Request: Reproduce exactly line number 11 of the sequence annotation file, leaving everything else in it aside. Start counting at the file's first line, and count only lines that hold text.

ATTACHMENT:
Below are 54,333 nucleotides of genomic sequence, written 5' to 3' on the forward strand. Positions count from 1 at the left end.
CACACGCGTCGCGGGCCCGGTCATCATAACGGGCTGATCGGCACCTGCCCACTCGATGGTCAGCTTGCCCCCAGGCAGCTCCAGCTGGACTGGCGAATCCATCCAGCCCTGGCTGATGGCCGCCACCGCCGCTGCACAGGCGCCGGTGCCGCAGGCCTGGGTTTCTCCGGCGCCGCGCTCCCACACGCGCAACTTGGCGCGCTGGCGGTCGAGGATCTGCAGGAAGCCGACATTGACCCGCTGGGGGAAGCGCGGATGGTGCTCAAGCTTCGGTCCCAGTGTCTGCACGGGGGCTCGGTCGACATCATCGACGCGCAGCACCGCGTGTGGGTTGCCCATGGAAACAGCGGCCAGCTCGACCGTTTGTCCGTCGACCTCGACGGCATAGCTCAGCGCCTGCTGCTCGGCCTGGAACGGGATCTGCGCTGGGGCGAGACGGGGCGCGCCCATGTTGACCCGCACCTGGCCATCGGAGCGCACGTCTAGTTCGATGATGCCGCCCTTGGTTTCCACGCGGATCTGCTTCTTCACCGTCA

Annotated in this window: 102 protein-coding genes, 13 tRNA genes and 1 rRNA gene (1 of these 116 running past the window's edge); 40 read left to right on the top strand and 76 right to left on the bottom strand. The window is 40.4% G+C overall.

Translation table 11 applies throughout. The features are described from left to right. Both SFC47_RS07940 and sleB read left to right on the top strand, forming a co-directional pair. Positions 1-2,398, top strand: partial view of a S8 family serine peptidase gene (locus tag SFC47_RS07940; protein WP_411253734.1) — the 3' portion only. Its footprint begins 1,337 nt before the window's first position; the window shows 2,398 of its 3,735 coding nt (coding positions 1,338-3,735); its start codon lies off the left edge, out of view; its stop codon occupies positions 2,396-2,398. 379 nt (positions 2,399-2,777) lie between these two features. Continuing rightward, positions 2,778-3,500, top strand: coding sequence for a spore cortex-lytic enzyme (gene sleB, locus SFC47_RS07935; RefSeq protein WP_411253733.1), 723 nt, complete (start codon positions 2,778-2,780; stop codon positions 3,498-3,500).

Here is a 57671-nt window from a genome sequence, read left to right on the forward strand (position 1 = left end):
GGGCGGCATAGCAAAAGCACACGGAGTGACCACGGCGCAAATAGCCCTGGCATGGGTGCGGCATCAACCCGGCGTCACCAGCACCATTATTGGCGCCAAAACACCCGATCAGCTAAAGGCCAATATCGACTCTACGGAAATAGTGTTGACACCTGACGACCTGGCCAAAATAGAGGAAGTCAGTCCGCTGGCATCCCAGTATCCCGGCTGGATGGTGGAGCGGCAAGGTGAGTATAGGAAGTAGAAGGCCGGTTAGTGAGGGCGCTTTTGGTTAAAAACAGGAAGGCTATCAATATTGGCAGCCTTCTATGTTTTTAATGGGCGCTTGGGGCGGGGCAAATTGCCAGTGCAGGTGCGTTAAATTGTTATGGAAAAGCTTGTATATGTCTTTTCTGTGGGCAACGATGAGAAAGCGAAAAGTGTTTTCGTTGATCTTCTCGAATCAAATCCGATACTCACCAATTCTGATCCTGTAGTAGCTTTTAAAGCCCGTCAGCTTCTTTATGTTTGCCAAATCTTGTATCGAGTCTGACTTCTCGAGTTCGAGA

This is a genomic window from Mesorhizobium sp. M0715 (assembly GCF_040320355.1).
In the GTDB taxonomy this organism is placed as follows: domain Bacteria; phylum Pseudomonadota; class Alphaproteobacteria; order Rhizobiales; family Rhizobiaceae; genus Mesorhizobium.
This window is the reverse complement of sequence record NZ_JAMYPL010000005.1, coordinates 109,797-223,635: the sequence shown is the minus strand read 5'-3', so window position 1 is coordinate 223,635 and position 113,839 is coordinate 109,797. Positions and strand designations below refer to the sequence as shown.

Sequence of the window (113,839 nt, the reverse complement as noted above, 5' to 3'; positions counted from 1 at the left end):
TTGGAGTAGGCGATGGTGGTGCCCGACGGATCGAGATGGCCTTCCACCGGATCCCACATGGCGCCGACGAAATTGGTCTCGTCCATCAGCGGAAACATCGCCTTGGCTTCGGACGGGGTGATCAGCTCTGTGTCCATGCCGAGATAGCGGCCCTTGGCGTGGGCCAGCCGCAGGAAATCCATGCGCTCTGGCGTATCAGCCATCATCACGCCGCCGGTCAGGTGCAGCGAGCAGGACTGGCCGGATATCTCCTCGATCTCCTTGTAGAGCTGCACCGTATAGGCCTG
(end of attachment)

TTGGAGTAGGCGATGGTGGTGCCCGACGGATCGAGATGGCCTTCCACCGGATCCCACATGGCGCCGACGAAATTGGTCTCGTCCATCAGCGGAAACATCGCCTTGGCTTCGGACGGGGTGATCAGCTCTGTGTCCATGCCGAGATAGCGGCCCTTGGCGTGGGCCAGCCGCAGGAAATCCATGCGCTCTGGCGTATCAGCCATCATCACGCCGCCGGTCAGGTGCAGCGAGCAGGACTGGCCGGATATCTCCTCGATCTCCTTGTAGAGCTGCACCGTATAGGCCTG